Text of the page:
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Hello, and welcome once again to The Obscuritan. We continue our tour of supernatural Japan with a look at the Henge, or monstrous animals. Many of these creatures have whole volumes worth of stories associated with them, and would require entire articles each to do them justice, but for now a summary will have to suffice.

Often classed as either forms of Yokai or Bakemono, the HENGE are different enough so as to deserve their own category. Much like the Bakemono, the Henge are initially ordinary creatures of their own type. However, it is not extreme emotion that usually leads to their transformation but extreme age – usually reaching the age of 100 is seen as bestowing supernatural powers and a malevolent consciousness upon an animal. These powers are apt to vary from creature to creature, and in different regions such individual creatures may be venerated in dedicated shrines much like minor Kami spirits, for fear that they should be angered into a destructive rampage.  Read more... )

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Hello and welcome to The Obscuritan. This week we continue our tour of the critters of supernatural Japan with the Bakemono and, because we're so nice, the Tsukumogami as well.

What distinguishes the Bakemono from creatures such as the Yokai is that, rather than born-and-bred creatures of a certain species which in some cases happen to appear human (mostly in order to prey upon or mock them), the Bakemono are initially ordinary humans or objects. However, the residue of strong emotions, particularly violent ones such as hatred, causes these creatures to develop in strange ways. In the case of humans this emotion is one that drove it in life or tainted its death. While objects can’t feel these emotions, they can, in certain circumstances, absorb them.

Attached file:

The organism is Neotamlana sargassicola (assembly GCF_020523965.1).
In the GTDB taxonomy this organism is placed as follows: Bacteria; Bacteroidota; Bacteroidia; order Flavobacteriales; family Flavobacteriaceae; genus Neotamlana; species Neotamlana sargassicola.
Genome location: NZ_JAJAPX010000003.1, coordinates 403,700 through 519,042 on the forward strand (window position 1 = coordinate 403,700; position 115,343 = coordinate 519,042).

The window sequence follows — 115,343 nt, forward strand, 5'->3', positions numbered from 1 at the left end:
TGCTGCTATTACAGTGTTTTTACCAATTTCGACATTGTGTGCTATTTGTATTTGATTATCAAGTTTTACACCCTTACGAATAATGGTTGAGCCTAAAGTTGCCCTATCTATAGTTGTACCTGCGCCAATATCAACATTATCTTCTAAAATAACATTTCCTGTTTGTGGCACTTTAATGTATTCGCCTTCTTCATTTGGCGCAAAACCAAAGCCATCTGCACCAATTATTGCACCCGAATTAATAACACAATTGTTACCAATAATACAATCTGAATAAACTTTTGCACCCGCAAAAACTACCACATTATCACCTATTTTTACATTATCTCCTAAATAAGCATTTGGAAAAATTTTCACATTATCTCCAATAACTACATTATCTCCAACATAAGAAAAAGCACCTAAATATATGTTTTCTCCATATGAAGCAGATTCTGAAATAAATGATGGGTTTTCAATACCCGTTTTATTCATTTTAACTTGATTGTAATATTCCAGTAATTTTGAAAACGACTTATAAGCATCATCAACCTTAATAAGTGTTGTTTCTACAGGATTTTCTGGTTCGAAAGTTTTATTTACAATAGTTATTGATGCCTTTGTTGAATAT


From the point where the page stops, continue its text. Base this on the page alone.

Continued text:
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Hello folks, and welcome to The Obscuritan. Our port of call this month is Japan, where we’ll be taking a look at some of the Ghouls and Ghosts of Feudal Japan – the Yokai (Goblins), Bakemono and Henge (Shapeshifters and monstrous animals) and Yurei (Ghosts) and Tsukumogami (Living Objects). The terms Yokai and Bakemono (“thing that changes”) are often used interchangeably. For the time being, we’ll be using the name Yokai to talk about the “species” of creatures – namely, those that are born as monsters – and Bakemono for creatures or objects which have become monsters. Expect more on these in the next 2 weeks.


Simply put, the name Yokai (Yōkai, Youkai) is equivalent to Goblin or Monster, but just like the English words, this label encompasses thousands of different creatures. And, just like the Goblins and Monsters in the popular consciousness, stories of the Yokai include many thousands of miscellaneous “Goblins” for which there are no name, and indeed many entirely invented by the many artists such as Toriyama Sekien who popularized them (of which I have included a few). Nevertheless, there are many that have become popular characters, and we’ll explore some of them here. Some appear to be explanations for various phenomena, others are merely creatures who enjoy doing (or are forced to do) such things. Some are mischievous, some are dangerous, and most are utterly bizarre.


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April 2013

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